It's one of those things that again works against the progress of Zimbabwe sometimes, in that people are more prepared to protect their own personal belief or their own personal good rather than for the good of the nation or the future of the country.

On his arrest and release

What we had done is that we had encouraged people not to go to work as a way of registering discontent. ... So we went in for questioning with a charge against me of inciting public violence, even though in my social media videos, I had always and continue, even up to now, to advocate for nonviolence and for peace in our protests.

They arrested me. ... I was kept overnight within police cells and then the next day, I had to go and appear before the magistrate and that's when the drama really began to unfold. ... Thousands of people gathered at the courthouse in support chanting for my release. ...They changed the charge from inciting public violence to subverting a constitutionally elected government. ... My lawyer who was there also informed me that about 100 other lawyers had showed up at the court to come and help to defend me and that was amazing.

Right there is where I started to have a sense that something really amazing was taking place. ... Eventually, the magistrate had no choice but to release me. On coming out of the court, it was incredible. I saw thousands of people that had come to the courthouse. ... It was amazing to see and so humbling to see Zimbabweans come to a place where they were bold enough to say to a government that is known to be harsh, "Enough is enough and we won't let you treat citizens the way that you are treating them." That added to the momentum of the citizens' movement that we now have on our hands.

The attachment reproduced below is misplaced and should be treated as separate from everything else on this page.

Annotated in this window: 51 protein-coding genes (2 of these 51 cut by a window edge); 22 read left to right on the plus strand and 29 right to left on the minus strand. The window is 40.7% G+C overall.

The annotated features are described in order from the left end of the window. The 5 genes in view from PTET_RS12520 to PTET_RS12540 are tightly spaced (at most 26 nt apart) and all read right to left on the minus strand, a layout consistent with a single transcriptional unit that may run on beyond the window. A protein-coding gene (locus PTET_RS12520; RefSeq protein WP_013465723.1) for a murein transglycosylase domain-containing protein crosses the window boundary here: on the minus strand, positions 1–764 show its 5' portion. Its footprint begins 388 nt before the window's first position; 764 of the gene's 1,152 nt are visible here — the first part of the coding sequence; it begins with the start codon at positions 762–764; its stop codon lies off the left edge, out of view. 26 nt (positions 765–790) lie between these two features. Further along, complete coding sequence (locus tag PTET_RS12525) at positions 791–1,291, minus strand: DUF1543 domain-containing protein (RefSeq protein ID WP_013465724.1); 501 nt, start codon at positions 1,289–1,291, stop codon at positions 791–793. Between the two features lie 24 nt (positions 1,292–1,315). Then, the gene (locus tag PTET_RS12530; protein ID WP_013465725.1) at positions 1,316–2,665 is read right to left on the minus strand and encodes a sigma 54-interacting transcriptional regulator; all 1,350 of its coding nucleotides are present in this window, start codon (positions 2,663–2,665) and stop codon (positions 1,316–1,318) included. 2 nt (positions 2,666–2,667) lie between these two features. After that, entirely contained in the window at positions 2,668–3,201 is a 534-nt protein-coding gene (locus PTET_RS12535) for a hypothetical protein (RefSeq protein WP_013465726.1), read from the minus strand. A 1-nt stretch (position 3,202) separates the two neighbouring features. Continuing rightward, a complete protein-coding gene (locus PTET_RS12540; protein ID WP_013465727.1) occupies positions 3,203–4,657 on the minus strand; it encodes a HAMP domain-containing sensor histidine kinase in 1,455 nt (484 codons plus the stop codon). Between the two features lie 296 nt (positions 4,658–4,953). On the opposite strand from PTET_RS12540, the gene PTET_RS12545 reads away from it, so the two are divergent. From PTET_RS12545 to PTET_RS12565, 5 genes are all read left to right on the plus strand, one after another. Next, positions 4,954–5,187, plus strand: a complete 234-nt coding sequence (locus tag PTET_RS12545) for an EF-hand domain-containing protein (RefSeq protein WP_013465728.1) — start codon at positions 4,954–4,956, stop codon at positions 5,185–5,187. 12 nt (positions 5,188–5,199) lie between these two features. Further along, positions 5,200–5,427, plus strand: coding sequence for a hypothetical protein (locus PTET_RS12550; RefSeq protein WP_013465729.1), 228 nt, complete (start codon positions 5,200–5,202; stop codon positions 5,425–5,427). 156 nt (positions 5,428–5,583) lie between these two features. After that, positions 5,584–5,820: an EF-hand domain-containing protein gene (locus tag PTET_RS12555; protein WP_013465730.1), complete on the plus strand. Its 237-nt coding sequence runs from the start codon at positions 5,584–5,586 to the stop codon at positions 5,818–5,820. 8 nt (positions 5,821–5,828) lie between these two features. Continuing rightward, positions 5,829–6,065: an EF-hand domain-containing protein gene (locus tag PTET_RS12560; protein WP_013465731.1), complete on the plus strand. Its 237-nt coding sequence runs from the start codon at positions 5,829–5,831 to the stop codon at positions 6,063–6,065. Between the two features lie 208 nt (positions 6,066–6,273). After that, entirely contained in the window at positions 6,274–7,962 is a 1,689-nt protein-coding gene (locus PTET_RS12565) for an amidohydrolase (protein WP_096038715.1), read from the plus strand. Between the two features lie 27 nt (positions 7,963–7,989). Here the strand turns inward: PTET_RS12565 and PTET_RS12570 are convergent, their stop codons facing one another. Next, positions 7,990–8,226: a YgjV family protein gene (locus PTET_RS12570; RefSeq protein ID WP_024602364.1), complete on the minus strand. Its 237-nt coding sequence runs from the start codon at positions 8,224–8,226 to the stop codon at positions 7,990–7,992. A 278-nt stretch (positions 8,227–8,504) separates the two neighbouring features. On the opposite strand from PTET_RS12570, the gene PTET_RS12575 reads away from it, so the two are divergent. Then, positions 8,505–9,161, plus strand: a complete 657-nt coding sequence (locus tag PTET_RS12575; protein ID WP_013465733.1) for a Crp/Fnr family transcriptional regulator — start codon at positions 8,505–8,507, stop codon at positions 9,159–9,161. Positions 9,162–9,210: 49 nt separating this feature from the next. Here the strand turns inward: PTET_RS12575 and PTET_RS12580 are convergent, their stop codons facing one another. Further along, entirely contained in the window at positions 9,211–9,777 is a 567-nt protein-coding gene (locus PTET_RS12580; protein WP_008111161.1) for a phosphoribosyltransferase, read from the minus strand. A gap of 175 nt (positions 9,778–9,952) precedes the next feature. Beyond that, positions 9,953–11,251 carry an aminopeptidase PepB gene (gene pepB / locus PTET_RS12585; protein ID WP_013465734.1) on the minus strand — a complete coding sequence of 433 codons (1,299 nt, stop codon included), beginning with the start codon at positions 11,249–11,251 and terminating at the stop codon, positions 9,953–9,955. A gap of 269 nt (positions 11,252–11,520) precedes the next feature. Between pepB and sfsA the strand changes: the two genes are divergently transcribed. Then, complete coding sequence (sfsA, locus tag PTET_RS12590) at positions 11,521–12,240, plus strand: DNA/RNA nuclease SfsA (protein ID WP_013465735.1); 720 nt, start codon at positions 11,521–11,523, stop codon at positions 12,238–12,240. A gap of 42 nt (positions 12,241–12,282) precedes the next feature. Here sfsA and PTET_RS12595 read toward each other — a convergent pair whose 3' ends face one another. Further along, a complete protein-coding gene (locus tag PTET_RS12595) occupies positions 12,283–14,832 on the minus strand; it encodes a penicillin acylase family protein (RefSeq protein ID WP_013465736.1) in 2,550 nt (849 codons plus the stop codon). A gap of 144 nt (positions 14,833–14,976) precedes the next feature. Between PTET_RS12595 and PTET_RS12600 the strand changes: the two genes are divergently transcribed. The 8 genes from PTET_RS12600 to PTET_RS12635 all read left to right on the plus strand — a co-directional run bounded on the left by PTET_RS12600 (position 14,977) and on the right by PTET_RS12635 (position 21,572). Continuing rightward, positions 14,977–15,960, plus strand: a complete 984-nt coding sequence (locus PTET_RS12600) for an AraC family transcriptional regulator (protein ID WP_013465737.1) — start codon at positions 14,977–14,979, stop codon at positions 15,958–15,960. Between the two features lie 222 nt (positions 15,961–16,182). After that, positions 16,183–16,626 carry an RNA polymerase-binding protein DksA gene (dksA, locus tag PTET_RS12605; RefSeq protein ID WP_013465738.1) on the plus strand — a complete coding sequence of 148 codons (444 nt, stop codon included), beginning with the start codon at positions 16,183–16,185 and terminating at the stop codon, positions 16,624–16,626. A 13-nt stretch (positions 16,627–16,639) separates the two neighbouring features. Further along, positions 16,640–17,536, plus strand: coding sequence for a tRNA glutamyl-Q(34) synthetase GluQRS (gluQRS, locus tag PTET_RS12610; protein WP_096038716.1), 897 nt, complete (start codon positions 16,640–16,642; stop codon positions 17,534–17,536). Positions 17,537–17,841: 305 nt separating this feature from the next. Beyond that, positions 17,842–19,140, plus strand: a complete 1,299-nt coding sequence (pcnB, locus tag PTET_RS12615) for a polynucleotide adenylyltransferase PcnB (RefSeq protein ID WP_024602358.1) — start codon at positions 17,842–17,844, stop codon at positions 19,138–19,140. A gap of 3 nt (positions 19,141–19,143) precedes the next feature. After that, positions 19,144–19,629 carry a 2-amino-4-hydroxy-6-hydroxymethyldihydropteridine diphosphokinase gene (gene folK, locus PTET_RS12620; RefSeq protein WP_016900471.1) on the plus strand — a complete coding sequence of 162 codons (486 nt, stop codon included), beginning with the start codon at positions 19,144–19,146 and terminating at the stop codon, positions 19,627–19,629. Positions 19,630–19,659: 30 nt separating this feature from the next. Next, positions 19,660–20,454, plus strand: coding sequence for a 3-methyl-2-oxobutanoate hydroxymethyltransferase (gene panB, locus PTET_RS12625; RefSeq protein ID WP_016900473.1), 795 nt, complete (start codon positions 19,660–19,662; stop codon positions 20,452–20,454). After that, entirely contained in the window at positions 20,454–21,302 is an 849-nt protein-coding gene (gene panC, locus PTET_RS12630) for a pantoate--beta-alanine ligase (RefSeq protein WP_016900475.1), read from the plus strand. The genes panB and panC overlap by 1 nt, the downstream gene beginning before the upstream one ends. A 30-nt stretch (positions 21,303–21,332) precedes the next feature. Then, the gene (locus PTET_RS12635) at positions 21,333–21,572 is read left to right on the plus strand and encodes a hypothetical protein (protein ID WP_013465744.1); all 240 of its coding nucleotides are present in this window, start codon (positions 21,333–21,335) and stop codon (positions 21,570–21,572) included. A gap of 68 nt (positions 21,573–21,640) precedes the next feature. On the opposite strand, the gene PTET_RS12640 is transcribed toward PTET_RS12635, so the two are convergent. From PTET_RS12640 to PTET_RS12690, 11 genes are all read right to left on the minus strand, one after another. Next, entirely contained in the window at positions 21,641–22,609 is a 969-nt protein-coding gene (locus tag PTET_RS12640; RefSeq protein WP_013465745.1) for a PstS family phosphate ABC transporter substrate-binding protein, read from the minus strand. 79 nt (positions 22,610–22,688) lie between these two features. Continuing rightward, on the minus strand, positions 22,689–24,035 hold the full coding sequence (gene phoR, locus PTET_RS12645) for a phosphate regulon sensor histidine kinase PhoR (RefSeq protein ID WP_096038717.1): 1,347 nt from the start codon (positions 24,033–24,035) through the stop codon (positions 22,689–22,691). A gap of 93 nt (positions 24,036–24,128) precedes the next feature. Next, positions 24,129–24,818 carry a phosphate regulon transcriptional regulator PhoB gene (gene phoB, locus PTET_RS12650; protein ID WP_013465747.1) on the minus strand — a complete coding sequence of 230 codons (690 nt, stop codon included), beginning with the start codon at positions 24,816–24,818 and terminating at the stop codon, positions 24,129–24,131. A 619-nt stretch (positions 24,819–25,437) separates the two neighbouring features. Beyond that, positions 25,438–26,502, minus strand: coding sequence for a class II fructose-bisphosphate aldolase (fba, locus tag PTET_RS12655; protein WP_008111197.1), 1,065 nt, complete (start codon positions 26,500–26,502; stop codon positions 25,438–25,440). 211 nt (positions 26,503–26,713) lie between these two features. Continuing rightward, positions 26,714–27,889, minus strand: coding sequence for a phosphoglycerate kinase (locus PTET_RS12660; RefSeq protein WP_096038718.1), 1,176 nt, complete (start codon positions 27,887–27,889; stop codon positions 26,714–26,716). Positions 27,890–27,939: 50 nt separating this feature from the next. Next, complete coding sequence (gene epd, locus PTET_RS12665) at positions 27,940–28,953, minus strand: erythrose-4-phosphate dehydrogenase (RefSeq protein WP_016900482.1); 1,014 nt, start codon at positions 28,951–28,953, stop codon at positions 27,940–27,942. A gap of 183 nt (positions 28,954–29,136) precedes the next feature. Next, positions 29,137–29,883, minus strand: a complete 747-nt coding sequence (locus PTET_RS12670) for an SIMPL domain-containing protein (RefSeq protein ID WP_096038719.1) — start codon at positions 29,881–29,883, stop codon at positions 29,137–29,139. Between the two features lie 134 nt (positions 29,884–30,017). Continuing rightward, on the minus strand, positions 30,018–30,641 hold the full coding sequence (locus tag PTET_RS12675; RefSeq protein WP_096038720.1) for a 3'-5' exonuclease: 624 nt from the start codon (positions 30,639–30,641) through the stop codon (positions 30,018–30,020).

On accusations that he has abandoned his supporters

The fact of the matter is that the change for Zimbabwe was never going to be housed in one person. It is always going to be a united front of people, everybody putting their hands on deck in the same way [as] when they came to the court. They didn't come to the court for me, they came to the court for Zimbabwe. ...

We don't always have to put ourselves in mortal danger to bring about the change we want. ... The fact that remains ... that we have a government on our hands that must be held to account.

On the origins and growth of his movement

In my original video, I talk about what this flag means and how it's a promise to me as a Zimbabwean and how that promise has been broken over the years. And how the only way the promise can be whole again for the future generations is if Zimbabweans themselves take that flag and start to put it back together again. ... It suddenly became, "Wait a minute, we have a voice here." I think one of the things that caused it to crystallize on the ground was that the government [tried to kill] our campaign on social media and they called us "regime-change agendas that are sponsored by the West" — which is rhetoric they've had for years. ... The government has been so shaken that at one point they tried to shut down social media ... but it's unstoppable. Zimbabwe is in a season of change that cannot be reversed.

On accusations of foreign influence

Everything we have done has been funded by Zimbabweans, and when I say funded by Zimbabweans, I'm talking about where people are, they pay with their own money.

On his movement's future

I may have been the starting point, but every Zimbabwean carries the torch wherever they are. It's not about me carrying the torch or giving it to a personality or giving it to a savior kind of personality. Every Zimbabwean has to understand that we are the heroes that we have been waiting for.